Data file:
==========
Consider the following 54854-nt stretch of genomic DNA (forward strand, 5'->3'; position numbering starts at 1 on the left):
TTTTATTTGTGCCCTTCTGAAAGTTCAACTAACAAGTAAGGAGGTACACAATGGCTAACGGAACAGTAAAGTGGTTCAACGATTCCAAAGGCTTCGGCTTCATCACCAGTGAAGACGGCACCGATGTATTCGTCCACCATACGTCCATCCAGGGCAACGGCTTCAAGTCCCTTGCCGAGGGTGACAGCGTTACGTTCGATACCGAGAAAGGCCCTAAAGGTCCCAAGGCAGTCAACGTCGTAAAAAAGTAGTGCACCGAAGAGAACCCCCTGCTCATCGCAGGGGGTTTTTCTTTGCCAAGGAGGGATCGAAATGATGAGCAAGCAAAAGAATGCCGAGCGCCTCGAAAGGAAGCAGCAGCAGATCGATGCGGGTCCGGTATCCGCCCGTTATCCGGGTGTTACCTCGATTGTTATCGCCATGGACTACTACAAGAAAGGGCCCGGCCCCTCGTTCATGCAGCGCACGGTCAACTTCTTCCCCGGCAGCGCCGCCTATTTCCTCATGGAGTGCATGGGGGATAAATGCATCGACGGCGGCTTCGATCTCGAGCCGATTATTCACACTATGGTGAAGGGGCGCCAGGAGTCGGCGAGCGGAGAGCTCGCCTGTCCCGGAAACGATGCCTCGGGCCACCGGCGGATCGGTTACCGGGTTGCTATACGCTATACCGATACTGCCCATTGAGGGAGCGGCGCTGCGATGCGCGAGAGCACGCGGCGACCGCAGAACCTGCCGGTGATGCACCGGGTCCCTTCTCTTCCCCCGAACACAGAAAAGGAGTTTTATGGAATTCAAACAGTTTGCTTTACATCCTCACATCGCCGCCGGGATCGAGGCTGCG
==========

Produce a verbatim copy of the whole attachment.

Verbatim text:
Consider the following 54854-nt stretch of genomic DNA (forward strand, 5'->3'; position numbering starts at 1 on the left):
TTTTATTTGTGCCCTTCTGAAAGTTCAACTAACAAGTAAGGAGGTACACAATGGCTAACGGAACAGTAAAGTGGTTCAACGATTCCAAAGGCTTCGGCTTCATCACCAGTGAAGACGGCACCGATGTATTCGTCCACCATACGTCCATCCAGGGCAACGGCTTCAAGTCCCTTGCCGAGGGTGACAGCGTTACGTTCGATACCGAGAAAGGCCCTAAAGGTCCCAAGGCAGTCAACGTCGTAAAAAAGTAGTGCACCGAAGAGAACCCCCTGCTCATCGCAGGGGGTTTTTCTTTGCCAAGGAGGGATCGAAATGATGAGCAAGCAAAAGAATGCCGAGCGCCTCGAAAGGAAGCAGCAGCAGATCGATGCGGGTCCGGTATCCGCCCGTTATCCGGGTGTTACCTCGATTGTTATCGCCATGGACTACTACAAGAAAGGGCCCGGCCCCTCGTTCATGCAGCGCACGGTCAACTTCTTCCCCGGCAGCGCCGCCTATTTCCTCATGGAGTGCATGGGGGATAAATGCATCGACGGCGGCTTCGATCTCGAGCCGATTATTCACACTATGGTGAAGGGGCGCCAGGAGTCGGCGAGCGGAGAGCTCGCCTGTCCCGGAAACGATGCCTCGGGCCACCGGCGGATCGGTTACCGGGTTGCTATACGCTATACCGATACTGCCCATTGAGGGAGCGGCGCTGCGATGCGCGAGAGCACGCGGCGACCGCAGAACCTGCCGGTGATGCACCGGGTCCCTTCTCTTCCCCCGAACACAGAAAAGGAGTTTTATGGAATTCAAACAGTTTGCTTTACATCCTCACATCGCCGCCGGGATCGAGGCTGCG